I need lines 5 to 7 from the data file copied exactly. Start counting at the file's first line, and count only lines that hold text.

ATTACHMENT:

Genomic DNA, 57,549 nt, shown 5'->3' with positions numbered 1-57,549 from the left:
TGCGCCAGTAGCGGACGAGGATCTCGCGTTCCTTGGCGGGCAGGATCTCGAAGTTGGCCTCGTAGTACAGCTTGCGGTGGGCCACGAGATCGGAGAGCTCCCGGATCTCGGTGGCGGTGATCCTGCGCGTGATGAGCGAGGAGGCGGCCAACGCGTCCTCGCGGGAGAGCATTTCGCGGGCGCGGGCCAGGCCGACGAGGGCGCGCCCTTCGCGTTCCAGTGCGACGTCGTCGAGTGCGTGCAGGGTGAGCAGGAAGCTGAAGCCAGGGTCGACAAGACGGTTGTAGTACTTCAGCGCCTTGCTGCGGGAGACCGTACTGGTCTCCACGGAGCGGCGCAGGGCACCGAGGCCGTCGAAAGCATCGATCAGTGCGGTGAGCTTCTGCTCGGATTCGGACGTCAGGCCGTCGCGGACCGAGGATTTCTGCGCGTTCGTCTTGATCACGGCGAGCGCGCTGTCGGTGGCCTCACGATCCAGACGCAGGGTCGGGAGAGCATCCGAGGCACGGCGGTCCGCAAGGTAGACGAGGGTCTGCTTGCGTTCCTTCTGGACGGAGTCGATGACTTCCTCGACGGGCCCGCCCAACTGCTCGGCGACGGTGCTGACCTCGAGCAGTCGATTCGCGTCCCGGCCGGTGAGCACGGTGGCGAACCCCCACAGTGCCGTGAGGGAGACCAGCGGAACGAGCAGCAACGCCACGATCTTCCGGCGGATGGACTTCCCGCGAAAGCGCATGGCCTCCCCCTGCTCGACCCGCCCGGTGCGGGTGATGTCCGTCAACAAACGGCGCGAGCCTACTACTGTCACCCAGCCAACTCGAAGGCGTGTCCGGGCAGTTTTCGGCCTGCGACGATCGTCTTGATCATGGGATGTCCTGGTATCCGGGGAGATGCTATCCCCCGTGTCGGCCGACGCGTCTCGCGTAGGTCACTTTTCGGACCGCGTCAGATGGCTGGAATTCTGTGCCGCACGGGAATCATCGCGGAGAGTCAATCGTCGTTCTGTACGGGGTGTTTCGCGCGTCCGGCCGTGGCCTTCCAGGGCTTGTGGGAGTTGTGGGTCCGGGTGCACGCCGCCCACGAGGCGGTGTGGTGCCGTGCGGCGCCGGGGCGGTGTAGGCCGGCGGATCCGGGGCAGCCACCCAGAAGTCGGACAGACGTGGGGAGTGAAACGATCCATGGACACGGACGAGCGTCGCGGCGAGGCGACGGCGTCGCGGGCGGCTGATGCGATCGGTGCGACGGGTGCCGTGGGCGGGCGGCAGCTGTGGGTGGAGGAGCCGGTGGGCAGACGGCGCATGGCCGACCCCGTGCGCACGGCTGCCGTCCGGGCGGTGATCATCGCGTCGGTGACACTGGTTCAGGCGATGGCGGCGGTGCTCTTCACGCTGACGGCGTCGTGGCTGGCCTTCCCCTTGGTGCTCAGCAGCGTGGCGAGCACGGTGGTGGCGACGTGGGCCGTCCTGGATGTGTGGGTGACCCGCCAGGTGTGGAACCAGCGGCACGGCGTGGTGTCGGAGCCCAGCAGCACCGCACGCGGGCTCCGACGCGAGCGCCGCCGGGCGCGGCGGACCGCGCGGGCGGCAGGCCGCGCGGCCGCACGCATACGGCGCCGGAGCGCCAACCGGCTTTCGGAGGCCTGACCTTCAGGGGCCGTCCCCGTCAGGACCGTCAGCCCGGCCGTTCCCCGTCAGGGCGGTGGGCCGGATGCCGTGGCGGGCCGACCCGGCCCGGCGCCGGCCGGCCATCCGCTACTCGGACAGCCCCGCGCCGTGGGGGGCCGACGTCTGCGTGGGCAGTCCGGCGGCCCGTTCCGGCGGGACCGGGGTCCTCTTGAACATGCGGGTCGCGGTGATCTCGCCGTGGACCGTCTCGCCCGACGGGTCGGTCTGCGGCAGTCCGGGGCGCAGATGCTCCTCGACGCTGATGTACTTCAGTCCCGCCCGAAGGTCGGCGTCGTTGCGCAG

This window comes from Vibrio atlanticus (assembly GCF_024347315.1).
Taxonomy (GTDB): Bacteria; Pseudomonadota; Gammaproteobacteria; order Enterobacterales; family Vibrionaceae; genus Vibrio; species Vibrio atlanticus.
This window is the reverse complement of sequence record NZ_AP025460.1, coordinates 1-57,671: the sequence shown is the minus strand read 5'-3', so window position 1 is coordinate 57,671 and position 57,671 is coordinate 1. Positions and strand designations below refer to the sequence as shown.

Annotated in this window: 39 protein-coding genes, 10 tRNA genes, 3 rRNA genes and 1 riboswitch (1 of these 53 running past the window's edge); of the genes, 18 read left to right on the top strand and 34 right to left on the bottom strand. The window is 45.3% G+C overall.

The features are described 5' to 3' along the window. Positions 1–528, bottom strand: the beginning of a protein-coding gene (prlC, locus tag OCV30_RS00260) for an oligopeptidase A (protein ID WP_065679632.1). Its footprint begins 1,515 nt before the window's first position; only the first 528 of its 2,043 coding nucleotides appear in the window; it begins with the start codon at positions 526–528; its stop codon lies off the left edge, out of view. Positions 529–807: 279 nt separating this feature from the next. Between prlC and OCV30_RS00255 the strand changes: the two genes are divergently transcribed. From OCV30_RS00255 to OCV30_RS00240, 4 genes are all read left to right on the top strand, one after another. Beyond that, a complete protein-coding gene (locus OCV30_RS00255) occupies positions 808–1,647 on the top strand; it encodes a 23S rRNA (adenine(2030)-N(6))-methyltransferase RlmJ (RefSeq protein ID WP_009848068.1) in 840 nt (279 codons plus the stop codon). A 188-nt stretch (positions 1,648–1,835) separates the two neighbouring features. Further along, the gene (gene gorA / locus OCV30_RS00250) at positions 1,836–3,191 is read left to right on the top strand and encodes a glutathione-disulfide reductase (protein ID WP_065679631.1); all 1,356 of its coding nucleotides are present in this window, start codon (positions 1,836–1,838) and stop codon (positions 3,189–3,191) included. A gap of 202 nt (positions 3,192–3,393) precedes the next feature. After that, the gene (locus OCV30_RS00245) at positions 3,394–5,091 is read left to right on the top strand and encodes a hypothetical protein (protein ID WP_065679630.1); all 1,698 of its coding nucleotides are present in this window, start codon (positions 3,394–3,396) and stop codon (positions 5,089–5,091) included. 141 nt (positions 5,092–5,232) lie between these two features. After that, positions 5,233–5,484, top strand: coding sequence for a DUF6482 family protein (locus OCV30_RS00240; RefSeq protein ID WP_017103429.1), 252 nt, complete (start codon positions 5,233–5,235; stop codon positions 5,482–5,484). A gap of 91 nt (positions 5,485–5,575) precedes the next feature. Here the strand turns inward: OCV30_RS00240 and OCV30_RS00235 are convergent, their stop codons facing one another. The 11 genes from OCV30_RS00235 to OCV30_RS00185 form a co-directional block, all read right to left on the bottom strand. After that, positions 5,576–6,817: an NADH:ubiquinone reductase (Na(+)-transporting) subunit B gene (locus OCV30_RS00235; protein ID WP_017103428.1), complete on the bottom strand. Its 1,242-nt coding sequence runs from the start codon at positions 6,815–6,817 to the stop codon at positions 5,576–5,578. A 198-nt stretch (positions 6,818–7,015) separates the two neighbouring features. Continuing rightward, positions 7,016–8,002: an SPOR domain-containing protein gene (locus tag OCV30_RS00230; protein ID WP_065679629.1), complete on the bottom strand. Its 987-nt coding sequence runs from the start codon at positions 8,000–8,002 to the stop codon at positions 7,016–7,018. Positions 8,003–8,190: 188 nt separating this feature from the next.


This window is the reverse complement of sequence record NZ_AP025460.1, coordinates 1-57,671: the sequence shown is the minus strand read 5'-3', so window position 1 is coordinate 57,671 and position 57,671 is coordinate 1. Positions and strand designations below refer to the sequence as shown.

Annotated in this window: 39 protein-coding genes, 10 tRNA genes, 3 rRNA genes and 1 riboswitch (1 of these 53 running past the window's edge); of the genes, 18 read left to right on the top strand and 34 right to left on the bottom strand. The window is 45.3% G+C overall.

The features are described 5' to 3' along the window. Positions 1–528, bottom strand: the beginning of a protein-coding gene (prlC, locus tag OCV30_RS00260) for an oligopeptidase A (protein ID WP_065679632.1). Its footprint begins 1,515 nt before the window's first position; only the first 528 of its 2,043 coding nucleotides appear in the window; it begins with the start codon at positions 526–528; its stop codon lies off the left edge, out of view. Positions 529–807: 279 nt separating this feature from the next. Between prlC and OCV30_RS00255 the strand changes: the two genes are divergently transcribed. From OCV30_RS00255 to OCV30_RS00240, 4 genes are all read left to right on the top strand, one after another. Beyond that, a complete protein-coding gene (locus OCV30_RS00255) occupies positions 808–1,647 on the top strand; it encodes a 23S rRNA (adenine(2030)-N(6))-methyltransferase RlmJ (RefSeq protein ID WP_009848068.1) in 840 nt (279 codons plus the stop codon). A 188-nt stretch (positions 1,648–1,835) separates the two neighbouring features. Further along, the gene (gene gorA / locus OCV30_RS00250) at positions 1,836–3,191 is read left to right on the top strand and encodes a glutathione-disulfide reductase (protein ID WP_065679631.1); all 1,356 of its coding nucleotides are present in this window, start codon (positions 1,836–1,838) and stop codon (positions 3,189–3,191) included. A gap of 202 nt (positions 3,192–3,393) precedes the next feature. After that, the gene (locus OCV30_RS00245) at positions 3,394–5,091 is read left to right on the top strand and encodes a hypothetical protein (protein ID WP_065679630.1); all 1,698 of its coding nucleotides are present in this window, start codon (positions 3,394–3,396) and stop codon (positions 5,089–5,091) included. 141 nt (positions 5,092–5,232) lie between these two features. After that, positions 5,233–5,484, top strand: coding sequence for a DUF6482 family protein (locus OCV30_RS00240; RefSeq protein ID WP_017103429.1), 252 nt, complete (start codon positions 5,233–5,235; stop codon positions 5,482–5,484). A gap of 91 nt (positions 5,485–5,575) precedes the next feature. Here the strand turns inward: OCV30_RS00240 and OCV30_RS00235 are convergent, their stop codons facing one another. The 11 genes from OCV30_RS00235 to OCV30_RS00185 form a co-directional block, all read right to left on the bottom strand. After that, positions 5,576–6,817: an NADH:ubiquinone reductase (Na(+)-transporting) subunit B gene (locus OCV30_RS00235; protein ID WP_017103428.1), complete on the bottom strand. Its 1,242-nt coding sequence runs from the start codon at positions 6,815–6,817 to the stop codon at positions 5,576–5,578. A 198-nt stretch (positions 6,818–7,015) separates the two neighbouring features. Continuing rightward, positions 7,016–8,002: an SPOR domain-containing protein gene (locus tag OCV30_RS00230; protein ID WP_065679629.1), complete on the bottom strand. Its 987-nt coding sequence runs from the start codon at positions 8,000–8,002 to the stop codon at positions 7,016–7,018. Positions 8,003–8,190: 188 nt separating this feature from the next.